De Pastorale

It’s been a while since we went to a Michelin-starred restaurant (the last one was Bruneau). Recent developments at home will mean that there’ll probably be a large gap in our fine dining outings after the summer, so we thought we’d squeeze one in this week, and selected a two-starred establishment just south of Antwerp (a 30-minute drive from our house).

I managed to get halfway through making the telephone reservation in Dutch – asking for a table for two for Tuesday night – before he confused me by asking questions, and he gently suggested that we could switch to English if I preferred. On the night we managed to understand most of the explanations (and asked a few questions) in Dutch, although the wine waiter seemed to want to speak English to us.

We went for the six-course “Sensations” menu. And here I’m going to make the standard apology for the quality of the photos – one of my cameras is currently without a functioning battery charger, so I had to borrow an even smaller model which seemed to have some focussing “issues”.

With our Pinot Noir aperitif we were given a couple of radishes in some kind of dark, earthy, biscuity crumble…

…a selection of carrots, celery and grissini…

…and beetroot with mustard ice cream, which was the most interesting combination to me. There was also one I didn’t manage to get a picture of – a spoon with a cube of cucumber (a “cubecumber”?) containing an oyster, topped with a dab of wasabi. Oysters do nothing for me, tasting simply of salt and slime as far as I can tell with my philistine palate, but a small amount inside a fresh, watery vegetable is acceptable, pleasant even.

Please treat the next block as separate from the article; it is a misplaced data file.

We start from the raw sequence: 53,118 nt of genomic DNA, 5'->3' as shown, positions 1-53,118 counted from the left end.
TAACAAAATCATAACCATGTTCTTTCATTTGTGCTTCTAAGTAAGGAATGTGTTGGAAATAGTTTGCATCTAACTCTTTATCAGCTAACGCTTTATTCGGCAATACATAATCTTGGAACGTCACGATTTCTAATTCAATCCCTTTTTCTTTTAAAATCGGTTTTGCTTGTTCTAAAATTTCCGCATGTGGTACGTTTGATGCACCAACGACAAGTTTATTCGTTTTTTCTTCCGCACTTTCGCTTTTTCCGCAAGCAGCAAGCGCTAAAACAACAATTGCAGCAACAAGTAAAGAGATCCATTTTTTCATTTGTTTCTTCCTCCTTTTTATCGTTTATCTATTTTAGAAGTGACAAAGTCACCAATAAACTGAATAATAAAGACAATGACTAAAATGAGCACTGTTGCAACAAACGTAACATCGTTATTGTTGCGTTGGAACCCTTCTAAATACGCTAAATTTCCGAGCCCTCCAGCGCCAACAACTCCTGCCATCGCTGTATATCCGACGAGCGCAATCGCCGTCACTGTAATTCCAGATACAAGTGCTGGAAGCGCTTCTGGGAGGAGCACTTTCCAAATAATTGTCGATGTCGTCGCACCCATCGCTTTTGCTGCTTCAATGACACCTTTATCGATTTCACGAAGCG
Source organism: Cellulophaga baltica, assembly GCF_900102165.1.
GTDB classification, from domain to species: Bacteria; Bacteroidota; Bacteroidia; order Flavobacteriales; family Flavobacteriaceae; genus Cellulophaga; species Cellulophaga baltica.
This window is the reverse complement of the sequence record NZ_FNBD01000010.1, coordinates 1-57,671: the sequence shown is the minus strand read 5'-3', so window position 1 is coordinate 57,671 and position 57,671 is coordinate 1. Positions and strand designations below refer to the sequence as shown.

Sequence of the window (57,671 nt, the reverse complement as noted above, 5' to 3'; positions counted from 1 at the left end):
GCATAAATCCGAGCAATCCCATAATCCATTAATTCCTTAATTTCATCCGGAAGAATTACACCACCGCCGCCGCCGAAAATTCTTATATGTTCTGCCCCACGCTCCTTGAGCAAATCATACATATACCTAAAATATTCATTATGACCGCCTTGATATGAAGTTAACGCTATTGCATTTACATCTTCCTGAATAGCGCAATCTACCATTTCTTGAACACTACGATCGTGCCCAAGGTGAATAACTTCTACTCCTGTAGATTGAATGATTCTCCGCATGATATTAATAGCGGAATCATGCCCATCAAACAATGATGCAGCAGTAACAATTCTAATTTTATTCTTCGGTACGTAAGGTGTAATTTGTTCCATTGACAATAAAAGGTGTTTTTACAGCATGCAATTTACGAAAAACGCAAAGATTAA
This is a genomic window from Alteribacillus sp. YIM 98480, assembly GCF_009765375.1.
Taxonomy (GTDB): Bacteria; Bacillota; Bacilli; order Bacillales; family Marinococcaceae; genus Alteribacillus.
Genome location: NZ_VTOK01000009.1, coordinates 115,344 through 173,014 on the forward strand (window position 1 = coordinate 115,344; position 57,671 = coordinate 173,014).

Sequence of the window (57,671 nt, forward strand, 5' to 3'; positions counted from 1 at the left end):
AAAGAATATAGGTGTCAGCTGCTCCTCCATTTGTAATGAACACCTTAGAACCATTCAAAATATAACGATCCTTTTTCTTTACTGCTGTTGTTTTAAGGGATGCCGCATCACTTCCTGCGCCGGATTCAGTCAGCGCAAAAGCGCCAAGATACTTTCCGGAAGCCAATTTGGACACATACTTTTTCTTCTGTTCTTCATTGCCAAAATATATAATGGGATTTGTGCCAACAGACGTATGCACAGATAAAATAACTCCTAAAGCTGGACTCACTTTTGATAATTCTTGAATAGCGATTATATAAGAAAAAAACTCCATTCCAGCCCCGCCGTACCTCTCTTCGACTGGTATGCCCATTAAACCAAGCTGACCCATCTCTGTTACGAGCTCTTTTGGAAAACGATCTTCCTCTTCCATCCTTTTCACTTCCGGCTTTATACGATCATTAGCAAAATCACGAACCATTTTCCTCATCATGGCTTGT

The meal proper started with a simple but confident arrangement of foie gras and a snaking slice of apple with leek sauce. My wife commented that she didn’t understand how a simple slice of apple could taste so good, and the foie gras was surprisingly light and delicate.

This was followed by baked turbot with a cube of shredded radish and horseradish and cauliflower with a truffle dressing. While the frills were interesting, this dish was a sumptuous success simply due to the quality of the fish and the expertise of its cooking – soft, yet slightly crispy and salty on top, bursting with flavour. 

The second fish dish – baked scallop with hop shoots and grain risotto. Scallops normally don’t excite me overly but this one, like the turbot, was tender and tasty. The grain risotto was an interesting twist, and I don’t think I’ve ever had hop shoots before…

The first meat dish was wagyu beef. The slice was surprisingly thick considering that it was described in the menu as a carpaccio, but I’m not complaining. The mushrooms were sweeter than expected, almost as if they’d been glazed or slightly caramelized, and they went well with the swoosh of walnut sauce. The cubes at bottom right are quinoa and celeriac.

The last meat dish – beautifully tender suckling lamb, surprisingly soft and flavourful salad cannelloni and asparagus topped with cream of sheep’s cheese, and parsley sauce in the centre.